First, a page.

A UK regulator has cleared the proposed acquisition of Student Roost by Singapore sovereign wealth fund GIC and US developer Greystar after the deal was investigated over concerns that it could reduce competition among student housing players in one of Britain’s key markets.
The Competition and Markets Authority had been looking into the potential for the deal to cut competition among student accommodation providers in Birmingham, where the Greystar-GIC joint venture already has significant holdings, potentially resulting in higher prices and lower-quality services for students.
To resolve the issue, the Greystar-GIC JV has agreed to sell one or both of Student Roost’s two Birmingham properties, The Heights and The Old Fire Station, which have a combined 1,392 beds.
In a decision published Monday, the CMA deemed the course of action “as comprehensive a solution as is reasonable and practicable” and said the merger would not be referred for further investigation.
GIC announced in May that it had formed a joint venture with Greystar to acquire Student Roost, Britain’s third-largest student accommodation provider, and its 23,000-bed portfolio from a private fund managed by Canada’s Brookfield for an undisclosed amount.
In September, an investigation of the deal was launched by the CMA, which had jurisdiction to review the transaction because Student Roost’s turnover in the UK exceeds £70 million ($85 million).
“Many university towns and cities are already dealing with a student accommodation shortage, which is why it’s crucial that private providers like those involved in this deal are competing effectively,” Colin Raftery, senior mergers director at the CMA, said in November.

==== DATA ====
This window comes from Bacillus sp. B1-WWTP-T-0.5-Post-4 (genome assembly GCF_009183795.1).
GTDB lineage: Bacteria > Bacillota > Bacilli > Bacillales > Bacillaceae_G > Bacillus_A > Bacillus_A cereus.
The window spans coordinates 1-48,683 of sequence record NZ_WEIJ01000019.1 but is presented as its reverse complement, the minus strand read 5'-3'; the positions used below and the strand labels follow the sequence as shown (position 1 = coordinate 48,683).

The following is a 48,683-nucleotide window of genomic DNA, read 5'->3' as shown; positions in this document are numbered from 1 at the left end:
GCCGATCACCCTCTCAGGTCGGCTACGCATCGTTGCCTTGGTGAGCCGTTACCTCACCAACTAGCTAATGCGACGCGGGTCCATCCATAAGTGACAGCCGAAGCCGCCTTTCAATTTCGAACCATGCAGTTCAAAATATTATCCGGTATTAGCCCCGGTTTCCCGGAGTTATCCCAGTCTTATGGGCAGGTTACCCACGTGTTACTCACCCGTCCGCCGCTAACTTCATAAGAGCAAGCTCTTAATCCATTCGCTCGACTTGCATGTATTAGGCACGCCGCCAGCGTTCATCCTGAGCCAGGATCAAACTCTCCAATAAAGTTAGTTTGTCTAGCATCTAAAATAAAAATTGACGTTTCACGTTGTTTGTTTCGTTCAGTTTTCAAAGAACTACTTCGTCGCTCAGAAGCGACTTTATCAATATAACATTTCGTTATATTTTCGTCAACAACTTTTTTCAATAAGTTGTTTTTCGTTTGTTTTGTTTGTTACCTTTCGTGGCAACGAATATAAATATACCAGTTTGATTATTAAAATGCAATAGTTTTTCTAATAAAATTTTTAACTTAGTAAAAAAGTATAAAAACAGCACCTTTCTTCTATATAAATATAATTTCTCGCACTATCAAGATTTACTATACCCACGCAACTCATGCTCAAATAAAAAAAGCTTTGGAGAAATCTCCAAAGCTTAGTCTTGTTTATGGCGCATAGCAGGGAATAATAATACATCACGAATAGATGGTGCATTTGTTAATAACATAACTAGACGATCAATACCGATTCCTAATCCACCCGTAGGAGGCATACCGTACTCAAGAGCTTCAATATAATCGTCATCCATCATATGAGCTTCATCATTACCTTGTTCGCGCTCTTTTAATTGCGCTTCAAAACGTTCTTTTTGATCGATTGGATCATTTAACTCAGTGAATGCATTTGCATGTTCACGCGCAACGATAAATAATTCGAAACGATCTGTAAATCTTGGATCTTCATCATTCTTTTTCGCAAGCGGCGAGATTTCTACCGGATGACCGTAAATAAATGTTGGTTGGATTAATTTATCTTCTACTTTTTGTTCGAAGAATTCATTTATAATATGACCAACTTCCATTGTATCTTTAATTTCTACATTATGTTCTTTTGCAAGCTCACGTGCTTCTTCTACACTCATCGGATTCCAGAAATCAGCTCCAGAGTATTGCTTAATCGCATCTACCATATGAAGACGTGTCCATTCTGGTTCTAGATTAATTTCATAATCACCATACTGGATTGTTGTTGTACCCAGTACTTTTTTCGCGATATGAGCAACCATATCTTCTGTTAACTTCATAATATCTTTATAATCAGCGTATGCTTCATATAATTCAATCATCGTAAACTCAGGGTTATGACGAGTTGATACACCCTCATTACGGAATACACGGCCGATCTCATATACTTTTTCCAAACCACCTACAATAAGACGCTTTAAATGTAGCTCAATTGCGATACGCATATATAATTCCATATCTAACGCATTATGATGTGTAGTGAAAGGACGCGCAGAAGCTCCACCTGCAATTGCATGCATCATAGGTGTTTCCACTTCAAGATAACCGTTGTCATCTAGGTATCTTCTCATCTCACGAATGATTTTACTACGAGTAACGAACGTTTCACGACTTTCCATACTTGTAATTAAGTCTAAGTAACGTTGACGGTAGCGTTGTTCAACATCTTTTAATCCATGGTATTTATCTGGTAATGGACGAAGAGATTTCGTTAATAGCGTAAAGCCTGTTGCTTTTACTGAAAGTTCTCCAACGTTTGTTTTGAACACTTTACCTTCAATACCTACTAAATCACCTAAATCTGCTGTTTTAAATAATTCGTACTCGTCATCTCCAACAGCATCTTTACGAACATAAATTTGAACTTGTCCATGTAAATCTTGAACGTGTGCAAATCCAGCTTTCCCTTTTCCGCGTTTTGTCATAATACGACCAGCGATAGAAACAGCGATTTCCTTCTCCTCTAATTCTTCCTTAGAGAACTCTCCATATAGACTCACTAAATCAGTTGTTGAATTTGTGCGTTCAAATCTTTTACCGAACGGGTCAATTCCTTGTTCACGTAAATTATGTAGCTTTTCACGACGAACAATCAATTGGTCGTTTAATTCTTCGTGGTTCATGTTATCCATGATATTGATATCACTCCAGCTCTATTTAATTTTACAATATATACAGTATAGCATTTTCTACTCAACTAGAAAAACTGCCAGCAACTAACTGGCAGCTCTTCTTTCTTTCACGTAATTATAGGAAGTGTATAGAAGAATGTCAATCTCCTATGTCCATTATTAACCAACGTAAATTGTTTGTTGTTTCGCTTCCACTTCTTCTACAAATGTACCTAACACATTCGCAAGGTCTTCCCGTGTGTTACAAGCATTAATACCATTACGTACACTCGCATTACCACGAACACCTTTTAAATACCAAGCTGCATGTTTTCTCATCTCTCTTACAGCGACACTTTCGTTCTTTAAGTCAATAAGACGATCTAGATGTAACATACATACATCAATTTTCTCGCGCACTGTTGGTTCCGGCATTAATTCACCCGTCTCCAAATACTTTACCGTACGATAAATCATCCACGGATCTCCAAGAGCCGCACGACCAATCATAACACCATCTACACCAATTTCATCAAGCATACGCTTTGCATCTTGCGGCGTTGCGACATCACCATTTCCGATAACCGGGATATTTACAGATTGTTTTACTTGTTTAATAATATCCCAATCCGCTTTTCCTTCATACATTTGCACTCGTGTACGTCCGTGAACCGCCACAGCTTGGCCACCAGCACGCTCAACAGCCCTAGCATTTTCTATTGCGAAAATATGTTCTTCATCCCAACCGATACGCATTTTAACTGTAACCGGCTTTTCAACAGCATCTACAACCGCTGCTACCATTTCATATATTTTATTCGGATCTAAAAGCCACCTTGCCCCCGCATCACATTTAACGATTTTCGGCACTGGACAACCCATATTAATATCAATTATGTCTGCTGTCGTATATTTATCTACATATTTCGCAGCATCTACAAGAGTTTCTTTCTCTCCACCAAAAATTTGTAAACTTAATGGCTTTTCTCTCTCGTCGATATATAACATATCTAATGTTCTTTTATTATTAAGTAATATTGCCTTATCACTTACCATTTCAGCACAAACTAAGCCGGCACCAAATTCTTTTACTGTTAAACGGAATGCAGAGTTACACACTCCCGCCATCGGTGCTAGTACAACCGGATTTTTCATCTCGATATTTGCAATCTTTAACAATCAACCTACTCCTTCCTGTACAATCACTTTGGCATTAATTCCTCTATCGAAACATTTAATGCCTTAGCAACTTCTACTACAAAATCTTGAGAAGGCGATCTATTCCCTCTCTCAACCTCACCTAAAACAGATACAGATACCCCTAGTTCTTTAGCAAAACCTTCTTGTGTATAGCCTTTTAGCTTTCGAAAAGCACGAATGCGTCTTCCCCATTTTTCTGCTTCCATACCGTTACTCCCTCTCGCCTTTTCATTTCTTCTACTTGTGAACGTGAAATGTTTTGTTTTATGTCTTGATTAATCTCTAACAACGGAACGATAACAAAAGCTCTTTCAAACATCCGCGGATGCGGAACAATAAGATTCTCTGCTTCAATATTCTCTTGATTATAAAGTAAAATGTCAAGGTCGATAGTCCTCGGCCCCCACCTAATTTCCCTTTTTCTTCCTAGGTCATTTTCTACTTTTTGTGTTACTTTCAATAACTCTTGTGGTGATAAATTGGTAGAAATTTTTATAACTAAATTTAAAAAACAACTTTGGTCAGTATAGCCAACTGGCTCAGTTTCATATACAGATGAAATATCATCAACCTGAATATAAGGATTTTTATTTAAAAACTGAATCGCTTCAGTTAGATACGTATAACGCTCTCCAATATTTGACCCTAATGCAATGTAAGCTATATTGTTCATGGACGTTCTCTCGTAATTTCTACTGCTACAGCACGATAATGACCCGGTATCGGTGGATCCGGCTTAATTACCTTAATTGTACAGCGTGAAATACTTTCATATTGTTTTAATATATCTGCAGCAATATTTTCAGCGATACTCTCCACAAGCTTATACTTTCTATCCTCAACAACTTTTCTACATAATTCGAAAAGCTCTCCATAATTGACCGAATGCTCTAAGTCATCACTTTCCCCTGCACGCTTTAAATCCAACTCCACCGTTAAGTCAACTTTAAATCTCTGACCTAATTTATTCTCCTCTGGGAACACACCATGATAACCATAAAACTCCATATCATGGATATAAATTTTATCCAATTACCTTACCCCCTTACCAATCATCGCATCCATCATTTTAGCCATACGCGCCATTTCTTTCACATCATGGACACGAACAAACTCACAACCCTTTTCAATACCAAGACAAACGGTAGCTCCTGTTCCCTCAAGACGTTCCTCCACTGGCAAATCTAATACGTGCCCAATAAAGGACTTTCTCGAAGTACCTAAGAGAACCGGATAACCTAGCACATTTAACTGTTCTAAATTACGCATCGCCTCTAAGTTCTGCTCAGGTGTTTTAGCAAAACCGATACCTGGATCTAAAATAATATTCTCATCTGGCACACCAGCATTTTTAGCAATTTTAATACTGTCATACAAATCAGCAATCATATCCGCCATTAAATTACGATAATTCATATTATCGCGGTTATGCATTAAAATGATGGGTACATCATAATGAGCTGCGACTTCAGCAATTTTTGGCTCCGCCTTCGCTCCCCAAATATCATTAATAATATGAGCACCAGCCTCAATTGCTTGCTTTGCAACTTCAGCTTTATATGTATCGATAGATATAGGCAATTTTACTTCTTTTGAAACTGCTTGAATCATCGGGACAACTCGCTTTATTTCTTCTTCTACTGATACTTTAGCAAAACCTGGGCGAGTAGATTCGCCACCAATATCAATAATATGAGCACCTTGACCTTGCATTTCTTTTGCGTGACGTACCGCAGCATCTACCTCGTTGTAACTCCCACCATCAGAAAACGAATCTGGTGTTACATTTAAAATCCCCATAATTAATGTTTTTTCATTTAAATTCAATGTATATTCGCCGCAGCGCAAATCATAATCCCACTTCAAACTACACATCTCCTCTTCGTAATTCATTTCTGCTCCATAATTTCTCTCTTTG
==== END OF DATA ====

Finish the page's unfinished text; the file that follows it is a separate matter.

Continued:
Once completed, the acquisition will also secure Student Roost’s 3,000-bed development pipeline for the JV. Student Roost was founded in 2017 and now has more than 50 properties in 22 cities across the UK.
High Marks for Asset Class
Student housing remains a high-conviction strategy for GIC, which earlier hooked up with British operator Unite Students and Dubai-based Global Student Accommodation Group on two separate investment vehicles.
GIC and Unite formed their LSAV joint venture in 2017 and announced their first investment in February of that year with the £227 million acquisition of a five-building, 3,067-bed student housing complex at Aston University in Birmingham. More recently, LSAV acquired two London properties for £342 million ($472 million) in a deal announced last June.
The Singaporean giant had previously partnered with Global Student Accommodation Group in 2016 to buy a portfolio of UK student housing projects from funds managed by Oaktree Capital Management. No sales figures were disclosed, but the assets were expected to be worth £700 million when completed.
In June, GIC and Dutch pension fund manager APG announced plans to acquire what they termed a “substantial” stake in Amsterdam-based The Student Hotel, in a deal valuing the hybrid student hostelry operator at €2.1 billion ($2.2 billion).
For Greystar, the second-largest student accommodation provider in the US (after American Campus Communities), the anticipated deal with GIC adds to a portfolio of over 120,000 student beds globally for the South Carolina-based developer.